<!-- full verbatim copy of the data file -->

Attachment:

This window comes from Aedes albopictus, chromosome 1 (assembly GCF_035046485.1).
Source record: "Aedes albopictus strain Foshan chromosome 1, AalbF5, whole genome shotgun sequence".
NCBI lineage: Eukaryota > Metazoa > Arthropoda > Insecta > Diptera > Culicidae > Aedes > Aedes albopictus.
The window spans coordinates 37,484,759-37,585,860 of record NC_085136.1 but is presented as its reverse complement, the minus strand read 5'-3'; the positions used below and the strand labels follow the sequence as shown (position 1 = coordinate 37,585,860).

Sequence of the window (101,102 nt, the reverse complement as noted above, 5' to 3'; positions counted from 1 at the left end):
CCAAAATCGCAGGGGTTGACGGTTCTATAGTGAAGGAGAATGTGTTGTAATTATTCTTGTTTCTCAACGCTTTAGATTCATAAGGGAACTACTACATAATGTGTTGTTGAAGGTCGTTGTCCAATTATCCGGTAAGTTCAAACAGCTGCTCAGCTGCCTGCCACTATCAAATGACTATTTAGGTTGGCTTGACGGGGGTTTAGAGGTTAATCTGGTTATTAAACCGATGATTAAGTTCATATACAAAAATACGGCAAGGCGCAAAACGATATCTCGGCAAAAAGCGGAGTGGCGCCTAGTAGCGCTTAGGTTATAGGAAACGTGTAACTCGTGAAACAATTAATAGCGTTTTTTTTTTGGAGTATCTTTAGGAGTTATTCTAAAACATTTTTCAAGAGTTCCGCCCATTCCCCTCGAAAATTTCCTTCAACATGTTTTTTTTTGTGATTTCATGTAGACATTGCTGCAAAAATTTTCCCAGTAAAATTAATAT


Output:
This window comes from Aedes albopictus, chromosome 1 (assembly GCF_035046485.1).
Source record: "Aedes albopictus strain Foshan chromosome 1, AalbF5, whole genome shotgun sequence".
NCBI lineage: Eukaryota > Metazoa > Arthropoda > Insecta > Diptera > Culicidae > Aedes > Aedes albopictus.
The window spans coordinates 37,484,759-37,585,860 of record NC_085136.1 but is presented as its reverse complement, the minus strand read 5'-3'; the positions used below and the strand labels follow the sequence as shown (position 1 = coordinate 37,585,860).

Sequence of the window (101,102 nt, the reverse complement as noted above, 5' to 3'; positions counted from 1 at the left end):
CCAAAATCGCAGGGGTTGACGGTTCTATAGTGAAGGAGAATGTGTTGTAATTATTCTTGTTTCTCAACGCTTTAGATTCATAAGGGAACTACTACATAATGTGTTGTTGAAGGTCGTTGTCCAATTATCCGGTAAGTTCAAACAGCTGCTCAGCTGCCTGCCACTATCAAATGACTATTTAGGTTGGCTTGACGGGGGTTTAGAGGTTAATCTGGTTATTAAACCGATGATTAAGTTCATATACAAAAATACGGCAAGGCGCAAAACGATATCTCGGCAAAAAGCGGAGTGGCGCCTAGTAGCGCTTAGGTTATAGGAAACGTGTAACTCGTGAAACAATTAATAGCGTTTTTTTTTTGGAGTATCTTTAGGAGTTATTCTAAAACATTTTTCAAGAGTTCCGCCCATTCCCCTCGAAAATTTCCTTCAACATGTTTTTTTTTGTGATTTCATGTAGACATTGCTGCAAAAATTTTCCCAGTAAAATTAATAT